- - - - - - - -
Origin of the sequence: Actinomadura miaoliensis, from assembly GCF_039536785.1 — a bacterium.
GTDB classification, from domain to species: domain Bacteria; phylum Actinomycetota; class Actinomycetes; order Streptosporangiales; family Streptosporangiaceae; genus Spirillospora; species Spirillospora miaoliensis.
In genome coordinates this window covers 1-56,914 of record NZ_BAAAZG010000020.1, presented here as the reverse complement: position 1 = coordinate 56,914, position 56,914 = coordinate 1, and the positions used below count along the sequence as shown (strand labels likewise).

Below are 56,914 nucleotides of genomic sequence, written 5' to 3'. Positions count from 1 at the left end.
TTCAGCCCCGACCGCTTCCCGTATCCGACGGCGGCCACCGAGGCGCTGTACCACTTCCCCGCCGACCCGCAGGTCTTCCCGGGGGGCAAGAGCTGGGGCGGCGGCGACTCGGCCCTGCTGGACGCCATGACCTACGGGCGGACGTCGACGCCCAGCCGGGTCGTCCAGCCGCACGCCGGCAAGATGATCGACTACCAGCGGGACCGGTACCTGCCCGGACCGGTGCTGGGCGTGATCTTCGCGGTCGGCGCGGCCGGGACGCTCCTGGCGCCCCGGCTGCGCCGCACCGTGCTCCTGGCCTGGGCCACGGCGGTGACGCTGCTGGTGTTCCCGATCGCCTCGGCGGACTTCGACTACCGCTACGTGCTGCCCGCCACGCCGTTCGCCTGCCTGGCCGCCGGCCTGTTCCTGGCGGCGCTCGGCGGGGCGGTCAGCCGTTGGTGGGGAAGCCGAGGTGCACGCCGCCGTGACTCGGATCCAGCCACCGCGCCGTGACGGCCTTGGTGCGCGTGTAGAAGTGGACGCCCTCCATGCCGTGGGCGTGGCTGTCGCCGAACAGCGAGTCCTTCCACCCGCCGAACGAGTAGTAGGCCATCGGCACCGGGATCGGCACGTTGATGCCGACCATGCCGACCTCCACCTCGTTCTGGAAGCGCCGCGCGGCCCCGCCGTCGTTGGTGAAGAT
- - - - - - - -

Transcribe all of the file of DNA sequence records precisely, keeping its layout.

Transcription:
Origin of the sequence: Actinomadura miaoliensis, from assembly GCF_039536785.1 — a bacterium.
GTDB classification, from domain to species: domain Bacteria; phylum Actinomycetota; class Actinomycetes; order Streptosporangiales; family Streptosporangiaceae; genus Spirillospora; species Spirillospora miaoliensis.
In genome coordinates this window covers 1-56,914 of record NZ_BAAAZG010000020.1, presented here as the reverse complement: position 1 = coordinate 56,914, position 56,914 = coordinate 1, and the positions used below count along the sequence as shown (strand labels likewise).

Below are 56,914 nucleotides of genomic sequence, written 5' to 3'. Positions count from 1 at the left end.
TTCAGCCCCGACCGCTTCCCGTATCCGACGGCGGCCACCGAGGCGCTGTACCACTTCCCCGCCGACCCGCAGGTCTTCCCGGGGGGCAAGAGCTGGGGCGGCGGCGACTCGGCCCTGCTGGACGCCATGACCTACGGGCGGACGTCGACGCCCAGCCGGGTCGTCCAGCCGCACGCCGGCAAGATGATCGACTACCAGCGGGACCGGTACCTGCCCGGACCGGTGCTGGGCGTGATCTTCGCGGTCGGCGCGGCCGGGACGCTCCTGGCGCCCCGGCTGCGCCGCACCGTGCTCCTGGCCTGGGCCACGGCGGTGACGCTGCTGGTGTTCCCGATCGCCTCGGCGGACTTCGACTACCGCTACGTGCTGCCCGCCACGCCGTTCGCCTGCCTGGCCGCCGGCCTGTTCCTGGCGGCGCTCGGCGGGGCGGTCAGCCGTTGGTGGGGAAGCCGAGGTGCACGCCGCCGTGACTCGGATCCAGCCACCGCGCCGTGACGGCCTTGGTGCGCGTGTAGAAGTGGACGCCCTCCATGCCGTGGGCGTGGCTGTCGCCGAACAGCGAGTCCTTCCACCCGCCGAACGAGTAGTAGGCCATCGGCACCGGGATCGGCACGTTGATGCCGACCATGCCGACCTCCACCTCGTTCTGGAAGCGCCGCGCGGCCCCGCCGTCGTTGGTGAAGAT